In August, Jaworski said he thought Galveston still had the opportunity to avoid having 385 units built in scattered sites and instead move to a plan relying on more mixed-income developments.
"I hope that the next discovery is that people like the mixed-income developments," he said. "I hope they will like the way the developments look and work and we'll just need to find a way to finish."
That way to finish should be something other than 385 scattered-site units, he said.
"That's more than just hopefulness," Jaworski said. "Most people are data driven; if the government will do its job, we may still be able to change the plan."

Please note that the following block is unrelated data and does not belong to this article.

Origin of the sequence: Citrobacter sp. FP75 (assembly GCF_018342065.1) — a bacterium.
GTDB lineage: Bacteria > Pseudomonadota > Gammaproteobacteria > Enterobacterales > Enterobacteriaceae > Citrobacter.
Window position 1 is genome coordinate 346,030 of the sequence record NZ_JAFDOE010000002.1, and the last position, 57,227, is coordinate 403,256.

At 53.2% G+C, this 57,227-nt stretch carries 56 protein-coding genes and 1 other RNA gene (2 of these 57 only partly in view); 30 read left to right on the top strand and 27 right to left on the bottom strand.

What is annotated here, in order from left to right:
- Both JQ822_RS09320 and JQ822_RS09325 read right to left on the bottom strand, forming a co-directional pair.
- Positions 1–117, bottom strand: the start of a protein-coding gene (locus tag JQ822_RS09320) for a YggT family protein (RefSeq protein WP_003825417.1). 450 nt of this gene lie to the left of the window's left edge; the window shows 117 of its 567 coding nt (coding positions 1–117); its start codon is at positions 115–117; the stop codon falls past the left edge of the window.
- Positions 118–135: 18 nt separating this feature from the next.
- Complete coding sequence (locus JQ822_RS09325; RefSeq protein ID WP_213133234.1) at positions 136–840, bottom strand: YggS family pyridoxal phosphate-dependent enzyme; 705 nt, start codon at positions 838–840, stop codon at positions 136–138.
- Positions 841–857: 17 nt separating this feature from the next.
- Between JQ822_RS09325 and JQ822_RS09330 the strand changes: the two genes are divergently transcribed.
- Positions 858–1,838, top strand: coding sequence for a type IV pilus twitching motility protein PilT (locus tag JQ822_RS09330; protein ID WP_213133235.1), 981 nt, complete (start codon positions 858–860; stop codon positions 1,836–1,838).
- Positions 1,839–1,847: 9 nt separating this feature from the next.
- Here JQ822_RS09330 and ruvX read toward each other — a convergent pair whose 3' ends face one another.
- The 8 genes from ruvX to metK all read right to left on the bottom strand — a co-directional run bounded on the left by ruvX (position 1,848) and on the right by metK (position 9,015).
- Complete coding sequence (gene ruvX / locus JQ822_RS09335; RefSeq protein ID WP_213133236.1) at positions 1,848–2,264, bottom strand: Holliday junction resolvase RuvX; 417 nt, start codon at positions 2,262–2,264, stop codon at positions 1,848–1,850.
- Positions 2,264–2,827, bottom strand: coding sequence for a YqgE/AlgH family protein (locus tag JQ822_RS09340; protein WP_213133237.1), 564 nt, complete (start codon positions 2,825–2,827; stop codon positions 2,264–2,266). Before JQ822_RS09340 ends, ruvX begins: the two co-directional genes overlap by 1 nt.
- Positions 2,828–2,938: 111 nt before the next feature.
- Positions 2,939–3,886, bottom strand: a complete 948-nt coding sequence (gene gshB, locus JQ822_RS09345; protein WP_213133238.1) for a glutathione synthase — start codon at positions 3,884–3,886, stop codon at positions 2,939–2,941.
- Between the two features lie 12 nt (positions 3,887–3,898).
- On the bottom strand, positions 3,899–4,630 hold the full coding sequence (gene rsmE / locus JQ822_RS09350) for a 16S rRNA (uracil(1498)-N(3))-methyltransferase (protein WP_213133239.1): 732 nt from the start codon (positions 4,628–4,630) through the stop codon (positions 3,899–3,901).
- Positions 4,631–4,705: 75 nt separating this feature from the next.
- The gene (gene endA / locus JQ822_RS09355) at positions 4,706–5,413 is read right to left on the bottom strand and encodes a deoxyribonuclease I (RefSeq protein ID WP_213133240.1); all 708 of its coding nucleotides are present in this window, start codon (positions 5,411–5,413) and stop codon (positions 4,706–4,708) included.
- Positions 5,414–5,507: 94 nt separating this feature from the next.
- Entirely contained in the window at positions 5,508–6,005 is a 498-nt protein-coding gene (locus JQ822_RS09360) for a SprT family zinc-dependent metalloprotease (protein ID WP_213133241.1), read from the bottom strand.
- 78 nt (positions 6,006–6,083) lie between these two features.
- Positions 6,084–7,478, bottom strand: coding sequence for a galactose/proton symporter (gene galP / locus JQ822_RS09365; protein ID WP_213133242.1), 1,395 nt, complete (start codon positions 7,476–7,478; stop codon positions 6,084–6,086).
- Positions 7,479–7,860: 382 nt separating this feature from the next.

Betty Massey, former chair of the housing authority board, said she doubted the scattered sites would ever be built.
"I don't see how they can build them," Massey said.
In the first place, attempting to find places to put 385 units will cause a huge public backlash, Massey said. She bases that on the experience of the former housing authority board that proposed building only 15 units on scattered sites.
The public hearing on those 15 units brought out a large and vocal crowd opposed to the plan.
"It's also not cost effective and it's inefficient because it separates people who need public housing from the other services they need," Massey said.
"I just don't see how it's going to happen."
Massey agreed with Jaworski that the final units should be built mostly in mixed-income developments.